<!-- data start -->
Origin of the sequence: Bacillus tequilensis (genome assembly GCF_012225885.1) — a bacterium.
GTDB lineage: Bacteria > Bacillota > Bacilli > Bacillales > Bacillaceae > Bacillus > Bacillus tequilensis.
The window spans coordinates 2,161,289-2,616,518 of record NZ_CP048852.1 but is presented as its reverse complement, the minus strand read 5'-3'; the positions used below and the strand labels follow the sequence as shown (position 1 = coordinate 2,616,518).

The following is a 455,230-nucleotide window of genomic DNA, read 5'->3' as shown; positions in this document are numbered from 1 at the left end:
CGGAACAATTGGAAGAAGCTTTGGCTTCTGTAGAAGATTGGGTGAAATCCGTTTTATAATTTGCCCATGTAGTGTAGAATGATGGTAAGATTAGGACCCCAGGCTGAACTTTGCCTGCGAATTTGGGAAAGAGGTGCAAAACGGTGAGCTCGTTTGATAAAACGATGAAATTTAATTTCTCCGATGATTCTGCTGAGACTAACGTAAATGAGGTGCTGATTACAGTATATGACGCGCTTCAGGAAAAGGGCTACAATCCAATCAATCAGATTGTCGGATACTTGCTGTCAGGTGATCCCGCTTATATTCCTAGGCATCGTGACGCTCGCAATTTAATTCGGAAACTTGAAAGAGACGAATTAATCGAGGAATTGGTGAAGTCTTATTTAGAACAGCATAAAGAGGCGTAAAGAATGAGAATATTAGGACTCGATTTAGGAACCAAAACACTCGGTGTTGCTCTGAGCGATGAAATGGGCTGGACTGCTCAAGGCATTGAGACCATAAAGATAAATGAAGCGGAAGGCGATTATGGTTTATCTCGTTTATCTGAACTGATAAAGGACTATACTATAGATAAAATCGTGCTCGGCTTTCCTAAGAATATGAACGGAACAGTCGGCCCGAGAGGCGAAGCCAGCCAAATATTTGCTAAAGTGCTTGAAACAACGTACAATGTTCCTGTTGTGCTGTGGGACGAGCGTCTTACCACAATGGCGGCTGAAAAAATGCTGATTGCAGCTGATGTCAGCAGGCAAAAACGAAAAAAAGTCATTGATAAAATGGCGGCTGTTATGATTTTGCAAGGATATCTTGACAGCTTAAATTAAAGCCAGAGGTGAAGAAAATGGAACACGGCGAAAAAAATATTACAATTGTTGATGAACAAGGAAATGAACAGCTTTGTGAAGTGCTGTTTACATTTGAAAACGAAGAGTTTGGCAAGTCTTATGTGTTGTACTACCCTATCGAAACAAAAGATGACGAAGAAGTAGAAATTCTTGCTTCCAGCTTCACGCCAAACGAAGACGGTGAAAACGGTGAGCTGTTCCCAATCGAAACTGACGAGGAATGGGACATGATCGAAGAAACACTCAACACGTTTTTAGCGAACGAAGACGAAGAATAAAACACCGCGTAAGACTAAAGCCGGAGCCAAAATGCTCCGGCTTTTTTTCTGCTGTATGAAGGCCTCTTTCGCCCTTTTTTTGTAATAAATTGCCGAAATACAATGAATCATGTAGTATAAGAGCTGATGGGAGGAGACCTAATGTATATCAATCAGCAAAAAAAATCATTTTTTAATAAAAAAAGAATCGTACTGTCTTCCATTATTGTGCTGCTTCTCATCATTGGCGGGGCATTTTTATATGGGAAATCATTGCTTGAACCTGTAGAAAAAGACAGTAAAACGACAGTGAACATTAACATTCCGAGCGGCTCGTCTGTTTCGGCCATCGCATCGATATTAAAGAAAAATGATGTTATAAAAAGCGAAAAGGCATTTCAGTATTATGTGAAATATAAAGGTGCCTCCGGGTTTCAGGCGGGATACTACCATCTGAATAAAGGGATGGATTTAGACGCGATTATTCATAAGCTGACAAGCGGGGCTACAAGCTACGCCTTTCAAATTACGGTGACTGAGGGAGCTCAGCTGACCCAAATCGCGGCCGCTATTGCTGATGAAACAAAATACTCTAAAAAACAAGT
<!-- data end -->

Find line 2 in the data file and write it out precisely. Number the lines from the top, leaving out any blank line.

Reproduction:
GTDB lineage: Bacteria > Bacillota > Bacilli > Bacillales > Bacillaceae > Bacillus > Bacillus tequilensis.